Tuesday, January 10, 2012

{Dear Will} The Story of Mankind (1922)

Dear Will,

You are eleven months old, a very busy eleven-month old. Everyday I am more and more proud of you and your sweet smile. This evening I held you in the rocker after we read Goodnight, Moon. I sang to you the same song I've been singing since you were a few days old. You turned your head and leaned it against my chest, ear pressed to my heart. With one hand grasping tight to lovey and the other hand stroking my cheek, you cooed back to me while I sang. I saw your eyes closing and felt your body relax and watched as you drifted off to sleep with a grin on your face.

In less than a month you will be a year old, and to stop and think about how much you have grown is absolutely astounding. To stop and think about how much I have evolved as a parent is absolutely mind-blowing. Over the course of the last year I have found places in my heart, mind, and soul that I had never visited before. When you came into my life, I entered into my own life too. The evolution of a person into a parent is a mysterious and glorious process.

This is where my thoughts came back to our first book, The Story of Mankind. It is a story, a tale about the evolution of our species from early land-seeking fish, who first pushed legs through their scaly bodies and willed their lungs to breathe air, through the advent of cities and the great ancient civilizations, to the destructiveness of the modern world with its factories, machines, and warfare.

I honestly have mixed feelings about this book. At first, I was mesmerized by the opening scene of a boy climbing through dark, cramped passages to arrive at a bell tower where he could see across land and time to take in the story of man for himself. Reading the author's simple explanation of how humans evolved from single-celled organisms to the upright, intelligent mammal we are today provided me a piece of my own history. I shook my head at the warring Semite tribes, wondered about the inventiveness of the Greeks, jealous at their simplistic lifestyle, and scoffed at the arrogance of the Roman emperors. As I grew increasingly dissatisfied with the self-centered, prideful, racist, ethnocentric, greedy modern man, I also became dissatisfied with the book itself.

I have a confession to make before I go on: I did not read the book in its entirety. Someday, I will hound you to finish your reading assignments for school, but dear Will, please stop me if I ever try to force you to finish a book that you pick up for the pleasure of reading alone and then choose to abandon it. Not every book is a match for every reader. The Story of Mankind, did feel (some of the time) like a favorite uncle, walking with me through a great field, pointing out the intricacies of the plants and animals around us. But about half-way through there were just so many events, names, and stories that I did not find it pleasurable. So, I selectively read the rest of the book.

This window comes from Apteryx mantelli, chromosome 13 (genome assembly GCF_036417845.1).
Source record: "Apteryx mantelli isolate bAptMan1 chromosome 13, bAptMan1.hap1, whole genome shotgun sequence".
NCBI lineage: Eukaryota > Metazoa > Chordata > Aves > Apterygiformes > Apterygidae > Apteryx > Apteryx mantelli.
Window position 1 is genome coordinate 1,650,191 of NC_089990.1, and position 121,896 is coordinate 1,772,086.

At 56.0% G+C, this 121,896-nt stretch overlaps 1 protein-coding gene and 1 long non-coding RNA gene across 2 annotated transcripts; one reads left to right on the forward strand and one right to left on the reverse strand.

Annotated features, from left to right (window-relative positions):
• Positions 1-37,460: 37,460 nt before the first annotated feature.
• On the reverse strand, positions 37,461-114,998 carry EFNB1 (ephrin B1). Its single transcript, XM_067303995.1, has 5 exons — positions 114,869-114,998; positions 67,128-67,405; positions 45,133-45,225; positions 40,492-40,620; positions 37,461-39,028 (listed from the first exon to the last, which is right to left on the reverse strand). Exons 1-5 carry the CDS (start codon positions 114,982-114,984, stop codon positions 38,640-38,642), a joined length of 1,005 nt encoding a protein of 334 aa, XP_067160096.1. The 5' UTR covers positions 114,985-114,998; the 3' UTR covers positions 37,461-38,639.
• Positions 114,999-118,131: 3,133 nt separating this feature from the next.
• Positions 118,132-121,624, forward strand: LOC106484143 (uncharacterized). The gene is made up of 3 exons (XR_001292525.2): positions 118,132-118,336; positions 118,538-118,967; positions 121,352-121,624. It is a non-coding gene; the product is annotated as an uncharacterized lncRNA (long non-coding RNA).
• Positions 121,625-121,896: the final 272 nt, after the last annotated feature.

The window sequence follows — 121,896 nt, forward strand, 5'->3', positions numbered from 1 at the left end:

It is a proper- although odd- book to begin my journey as it is an example of how even man's own literature evolves with the needs and spheres of which man concerns himself. In the 1920's, when the author first published it, The Story of Mankind, must have appealed to its main audience: academic, anglo-saxon young adults and librarians of a privileged class. For me, however, a thirty-something, middle-class woman, it did not. And, for a book that won an award that honors books for children, it was sadly lacking in children (or women) itself...

It did however, provide me with some ideas regarding our species that I would like to share with you:

There is a great, looming question regarding history: does history truly repeat itself? Van Loon clearly answers this question with a resounding, "yes!" It is this assumption that compels him to write of the "mighty Tower of Experience, which Time has built amidst the endless fields of bygone ages."

On a personal level, I have to agree with him. To truly understand your own history: that is the power of experience and reflection that enables us to face our problems, big and small, and say with all of the confidence we can muster, "this is who I am." And, where our pasts do not always dictate our future, they do act as guideposts for what's to come.

Another question we tend to ponder over, quite a bit actually, is, "What is the true nature of man?" The Story of Mankind paints a paradoxical image of man. On one end, we have the ancient Greeks, who "before everything else, wanted to be "free," both in mind and in body. That they might maintain their liberty, and be truly free in spirit...." This is in comparison to the other races of ancient man (although they sound more modern than ancient to me), who worship "'Things,' chairs and tables and books and houses and carriages.... In the end they [things] invariably make him their slave and his hours are spent looking after their wants, keeping them polished and brushed and painted."